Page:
This is less profound new knowledge than it is amazing technology giving us views no humans have had before. There's no taking away from that. But documenting another space object up close is not much different than doing another GWAS study of the genetics of some trait. OK, yes, OK--but we already know the general picture. It's time to delve into the deeper questions.


Michael Finfer, MD said...

There are indeed structures that look,like impact craters in that global view, but in that high resolution, close up view, there are none apparent, yet. You are looking at a lossy compressed version of the lossy compressed version that was received on the ground this week. The uncompressed version will not be down for a while. It will take 16 months to downlink all the data because the vast distance involved limits data transmission rates to 2 kb per second vs. several mb per second in today's typical internet connections. There may yet be impact craters in that image that may be too small to see in the current version.

With that said, the geologists estimate the age of a planetary surface by counting impact craters. What was said that the upper limit of the age of the surface in that image is 100 million years. It may or may not be younger still, depending upon what can be seen in the full version of the image that is yet to be received. This is a big surprise. The theorists are now going to have to find a way to keep a small, icy body warm for at least 4 billion years without any tidal heating.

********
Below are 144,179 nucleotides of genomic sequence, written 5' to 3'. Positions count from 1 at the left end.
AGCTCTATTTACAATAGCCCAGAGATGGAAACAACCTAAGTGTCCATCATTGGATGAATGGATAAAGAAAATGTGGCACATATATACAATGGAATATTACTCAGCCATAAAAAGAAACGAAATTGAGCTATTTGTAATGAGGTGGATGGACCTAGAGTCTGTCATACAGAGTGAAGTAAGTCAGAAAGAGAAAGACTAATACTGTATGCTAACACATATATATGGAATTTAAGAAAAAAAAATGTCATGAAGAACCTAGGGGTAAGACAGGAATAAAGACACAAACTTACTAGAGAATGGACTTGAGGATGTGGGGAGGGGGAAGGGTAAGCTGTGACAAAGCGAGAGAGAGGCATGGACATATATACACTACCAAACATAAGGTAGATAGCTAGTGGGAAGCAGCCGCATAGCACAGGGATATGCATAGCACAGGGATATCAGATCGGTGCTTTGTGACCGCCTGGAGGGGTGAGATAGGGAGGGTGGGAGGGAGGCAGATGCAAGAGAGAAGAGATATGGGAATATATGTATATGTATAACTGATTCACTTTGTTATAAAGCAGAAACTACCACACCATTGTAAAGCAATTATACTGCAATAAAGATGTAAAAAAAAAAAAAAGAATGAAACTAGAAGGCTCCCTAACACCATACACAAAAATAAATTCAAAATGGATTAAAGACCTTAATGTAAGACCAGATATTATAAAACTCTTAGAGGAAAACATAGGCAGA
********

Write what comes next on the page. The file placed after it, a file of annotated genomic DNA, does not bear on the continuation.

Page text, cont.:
The age estimate is for the area in that image. Other areas may be older or younger. It would be surprising indeed to find no impact craters anywhere in any of the images, and indeed they are there in other areas.

Ken Weiss said...

To the extent that what you say turns out to be accurate, then there may be a problem for the theorists. Whether it is as profound as you seem to suggest you think it is, time will tell. Will it be something really new, or a challenge to model known geologic forces and factors?

As is obvious, I have a mix of admiration and skepticism, because in my view these days it is almost impossible to separate the lobbying from the substance. I've seen too, too much of this in my own field. If I'm too skeptical, then there will be some really interesting scientific gains from this.

Of course, this doesn't change my personal view about funding priorities, especially that I think a much more serious debate should take place, absent the vested interests, about what human problems should take precedence. Again, of course, this is all about personal views, but that is what politics is.

Ken Weiss said...